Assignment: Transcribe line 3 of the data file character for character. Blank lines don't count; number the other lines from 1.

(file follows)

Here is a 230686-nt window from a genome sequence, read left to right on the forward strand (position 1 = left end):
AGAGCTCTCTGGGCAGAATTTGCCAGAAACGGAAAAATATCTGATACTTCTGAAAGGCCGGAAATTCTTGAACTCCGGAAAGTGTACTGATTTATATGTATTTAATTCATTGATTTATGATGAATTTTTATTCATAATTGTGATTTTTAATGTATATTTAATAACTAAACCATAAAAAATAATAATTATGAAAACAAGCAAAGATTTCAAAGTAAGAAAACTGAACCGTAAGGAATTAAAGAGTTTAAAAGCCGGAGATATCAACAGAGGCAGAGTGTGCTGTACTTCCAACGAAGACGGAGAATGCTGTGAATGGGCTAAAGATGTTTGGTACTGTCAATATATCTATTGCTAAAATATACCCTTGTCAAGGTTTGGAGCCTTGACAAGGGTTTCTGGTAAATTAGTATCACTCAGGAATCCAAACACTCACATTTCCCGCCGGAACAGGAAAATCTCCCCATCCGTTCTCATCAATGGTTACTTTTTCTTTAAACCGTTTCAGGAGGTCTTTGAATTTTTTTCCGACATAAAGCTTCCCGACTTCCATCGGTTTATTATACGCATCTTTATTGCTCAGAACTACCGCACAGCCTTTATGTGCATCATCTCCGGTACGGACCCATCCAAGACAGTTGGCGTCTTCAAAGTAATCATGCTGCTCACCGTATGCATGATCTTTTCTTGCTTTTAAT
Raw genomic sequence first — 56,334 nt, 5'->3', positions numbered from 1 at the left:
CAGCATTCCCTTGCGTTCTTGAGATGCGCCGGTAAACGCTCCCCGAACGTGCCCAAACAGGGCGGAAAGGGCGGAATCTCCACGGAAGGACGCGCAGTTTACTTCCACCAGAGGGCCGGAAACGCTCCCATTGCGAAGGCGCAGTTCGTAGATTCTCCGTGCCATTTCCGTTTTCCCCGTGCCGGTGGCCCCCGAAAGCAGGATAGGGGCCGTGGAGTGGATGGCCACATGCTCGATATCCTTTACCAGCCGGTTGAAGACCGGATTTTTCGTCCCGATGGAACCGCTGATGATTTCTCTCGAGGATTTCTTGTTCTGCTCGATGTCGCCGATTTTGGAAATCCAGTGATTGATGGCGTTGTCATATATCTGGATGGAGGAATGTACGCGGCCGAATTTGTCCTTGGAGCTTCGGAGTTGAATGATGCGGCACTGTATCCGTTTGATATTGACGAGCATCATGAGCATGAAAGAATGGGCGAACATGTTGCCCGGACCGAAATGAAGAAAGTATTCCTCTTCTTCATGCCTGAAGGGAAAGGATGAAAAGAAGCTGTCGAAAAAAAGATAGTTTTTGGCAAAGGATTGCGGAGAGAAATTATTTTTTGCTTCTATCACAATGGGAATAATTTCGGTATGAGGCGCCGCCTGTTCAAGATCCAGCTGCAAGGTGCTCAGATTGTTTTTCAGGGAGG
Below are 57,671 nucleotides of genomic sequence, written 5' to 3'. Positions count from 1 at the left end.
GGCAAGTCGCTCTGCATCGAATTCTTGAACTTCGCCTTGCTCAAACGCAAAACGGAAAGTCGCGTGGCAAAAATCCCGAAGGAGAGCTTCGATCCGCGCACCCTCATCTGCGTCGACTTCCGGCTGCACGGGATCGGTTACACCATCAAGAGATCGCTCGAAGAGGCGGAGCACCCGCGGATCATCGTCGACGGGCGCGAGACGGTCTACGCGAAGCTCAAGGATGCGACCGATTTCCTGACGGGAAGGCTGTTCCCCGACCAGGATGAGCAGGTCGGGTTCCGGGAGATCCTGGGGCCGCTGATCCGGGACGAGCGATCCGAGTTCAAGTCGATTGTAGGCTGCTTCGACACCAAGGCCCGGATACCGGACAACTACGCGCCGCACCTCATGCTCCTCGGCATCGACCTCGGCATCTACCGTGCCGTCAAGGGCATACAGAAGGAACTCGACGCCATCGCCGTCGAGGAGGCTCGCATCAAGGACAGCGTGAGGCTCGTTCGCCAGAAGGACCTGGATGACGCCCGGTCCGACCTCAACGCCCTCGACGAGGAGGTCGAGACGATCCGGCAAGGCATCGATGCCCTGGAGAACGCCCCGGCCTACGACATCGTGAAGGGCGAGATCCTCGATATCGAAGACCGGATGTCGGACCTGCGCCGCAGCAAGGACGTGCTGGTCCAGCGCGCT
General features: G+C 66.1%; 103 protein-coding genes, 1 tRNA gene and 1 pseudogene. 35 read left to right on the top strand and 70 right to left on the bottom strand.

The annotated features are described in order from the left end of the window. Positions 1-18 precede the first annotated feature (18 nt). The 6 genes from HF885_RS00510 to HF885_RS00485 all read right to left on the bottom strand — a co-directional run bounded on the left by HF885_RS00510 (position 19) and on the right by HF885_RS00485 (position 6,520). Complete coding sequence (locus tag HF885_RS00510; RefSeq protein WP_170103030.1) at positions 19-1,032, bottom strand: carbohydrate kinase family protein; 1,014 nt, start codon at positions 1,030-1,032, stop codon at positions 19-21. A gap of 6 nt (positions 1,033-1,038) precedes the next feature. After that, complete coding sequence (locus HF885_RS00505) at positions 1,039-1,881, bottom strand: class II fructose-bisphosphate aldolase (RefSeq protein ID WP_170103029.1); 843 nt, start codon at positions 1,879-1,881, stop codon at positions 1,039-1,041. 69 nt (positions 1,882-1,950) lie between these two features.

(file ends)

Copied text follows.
Raw genomic sequence first — 56,334 nt, 5'->3', positions numbered from 1 at the left: